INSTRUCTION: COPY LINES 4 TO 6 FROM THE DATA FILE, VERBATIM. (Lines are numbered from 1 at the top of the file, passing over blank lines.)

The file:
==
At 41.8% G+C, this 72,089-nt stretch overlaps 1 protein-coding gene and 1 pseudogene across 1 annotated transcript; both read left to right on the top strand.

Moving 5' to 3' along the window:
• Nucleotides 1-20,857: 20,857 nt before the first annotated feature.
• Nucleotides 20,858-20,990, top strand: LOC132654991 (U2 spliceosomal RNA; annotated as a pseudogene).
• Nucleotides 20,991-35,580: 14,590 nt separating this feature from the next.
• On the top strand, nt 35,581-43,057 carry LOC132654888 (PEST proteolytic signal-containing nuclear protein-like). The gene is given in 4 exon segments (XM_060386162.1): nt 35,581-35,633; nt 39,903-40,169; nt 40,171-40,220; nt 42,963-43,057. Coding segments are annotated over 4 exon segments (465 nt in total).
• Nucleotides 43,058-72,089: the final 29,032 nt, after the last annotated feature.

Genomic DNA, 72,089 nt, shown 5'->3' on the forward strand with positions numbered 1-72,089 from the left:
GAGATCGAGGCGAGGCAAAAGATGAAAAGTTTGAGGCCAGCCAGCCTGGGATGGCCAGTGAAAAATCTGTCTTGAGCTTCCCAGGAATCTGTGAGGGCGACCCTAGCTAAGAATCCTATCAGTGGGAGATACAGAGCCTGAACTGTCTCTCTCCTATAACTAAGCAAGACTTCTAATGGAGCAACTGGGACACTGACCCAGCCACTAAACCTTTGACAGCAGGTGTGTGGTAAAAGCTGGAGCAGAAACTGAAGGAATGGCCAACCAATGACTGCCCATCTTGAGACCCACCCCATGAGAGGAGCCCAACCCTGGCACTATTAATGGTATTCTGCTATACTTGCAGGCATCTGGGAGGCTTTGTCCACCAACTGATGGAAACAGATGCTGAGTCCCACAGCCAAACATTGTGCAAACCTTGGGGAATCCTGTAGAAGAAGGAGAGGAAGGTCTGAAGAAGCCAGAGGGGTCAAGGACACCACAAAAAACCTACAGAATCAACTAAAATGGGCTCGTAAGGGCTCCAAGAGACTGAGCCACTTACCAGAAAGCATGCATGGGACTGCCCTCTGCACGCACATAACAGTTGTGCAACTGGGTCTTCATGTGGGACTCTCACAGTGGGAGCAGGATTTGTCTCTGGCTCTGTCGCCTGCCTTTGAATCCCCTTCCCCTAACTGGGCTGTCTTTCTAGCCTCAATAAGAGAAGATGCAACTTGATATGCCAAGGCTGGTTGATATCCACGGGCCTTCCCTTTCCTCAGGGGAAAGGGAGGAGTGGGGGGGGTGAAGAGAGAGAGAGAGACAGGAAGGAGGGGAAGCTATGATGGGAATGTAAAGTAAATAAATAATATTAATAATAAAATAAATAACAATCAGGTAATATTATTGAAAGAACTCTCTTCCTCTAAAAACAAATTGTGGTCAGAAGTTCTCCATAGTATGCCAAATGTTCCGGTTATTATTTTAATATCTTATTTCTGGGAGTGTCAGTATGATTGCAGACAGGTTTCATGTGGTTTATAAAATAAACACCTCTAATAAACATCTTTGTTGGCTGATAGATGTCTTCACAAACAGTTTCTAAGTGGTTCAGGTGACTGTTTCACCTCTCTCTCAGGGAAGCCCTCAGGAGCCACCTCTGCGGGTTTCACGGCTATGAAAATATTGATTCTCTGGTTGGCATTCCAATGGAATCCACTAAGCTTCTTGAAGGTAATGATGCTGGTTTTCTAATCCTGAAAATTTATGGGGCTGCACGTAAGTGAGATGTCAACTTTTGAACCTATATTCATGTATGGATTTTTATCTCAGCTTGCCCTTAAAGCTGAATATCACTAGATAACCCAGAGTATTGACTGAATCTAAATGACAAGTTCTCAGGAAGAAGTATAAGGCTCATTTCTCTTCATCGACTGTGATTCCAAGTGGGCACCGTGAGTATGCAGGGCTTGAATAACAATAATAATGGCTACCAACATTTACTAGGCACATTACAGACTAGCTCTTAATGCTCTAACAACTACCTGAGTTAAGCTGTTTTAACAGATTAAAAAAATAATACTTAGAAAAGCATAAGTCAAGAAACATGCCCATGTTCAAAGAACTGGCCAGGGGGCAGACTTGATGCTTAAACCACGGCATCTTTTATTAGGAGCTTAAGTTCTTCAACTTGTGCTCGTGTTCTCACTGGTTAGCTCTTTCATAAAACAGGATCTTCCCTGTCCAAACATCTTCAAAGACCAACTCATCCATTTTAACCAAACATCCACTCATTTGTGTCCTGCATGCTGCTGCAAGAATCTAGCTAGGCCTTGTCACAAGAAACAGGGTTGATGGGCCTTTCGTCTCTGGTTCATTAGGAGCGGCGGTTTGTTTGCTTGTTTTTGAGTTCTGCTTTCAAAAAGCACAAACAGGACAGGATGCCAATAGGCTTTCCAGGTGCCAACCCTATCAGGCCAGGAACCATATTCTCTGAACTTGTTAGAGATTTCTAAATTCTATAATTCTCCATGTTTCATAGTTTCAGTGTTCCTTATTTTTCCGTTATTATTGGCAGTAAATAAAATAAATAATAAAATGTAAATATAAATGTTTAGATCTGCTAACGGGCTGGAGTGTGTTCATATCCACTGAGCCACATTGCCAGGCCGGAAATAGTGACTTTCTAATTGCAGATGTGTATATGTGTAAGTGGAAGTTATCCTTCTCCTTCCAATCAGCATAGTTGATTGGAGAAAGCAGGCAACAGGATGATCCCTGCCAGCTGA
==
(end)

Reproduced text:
• Nucleotides 20,858-20,990, top strand: LOC132654991 (U2 spliceosomal RNA; annotated as a pseudogene).
• Nucleotides 20,991-35,580: 14,590 nt separating this feature from the next.
• On the top strand, nt 35,581-43,057 carry LOC132654888 (PEST proteolytic signal-containing nuclear protein-like). The gene is given in 4 exon segments (XM_060386162.1): nt 35,581-35,633; nt 39,903-40,169; nt 40,171-40,220; nt 42,963-43,057. Coding segments are annotated over 4 exon segments (465 nt in total).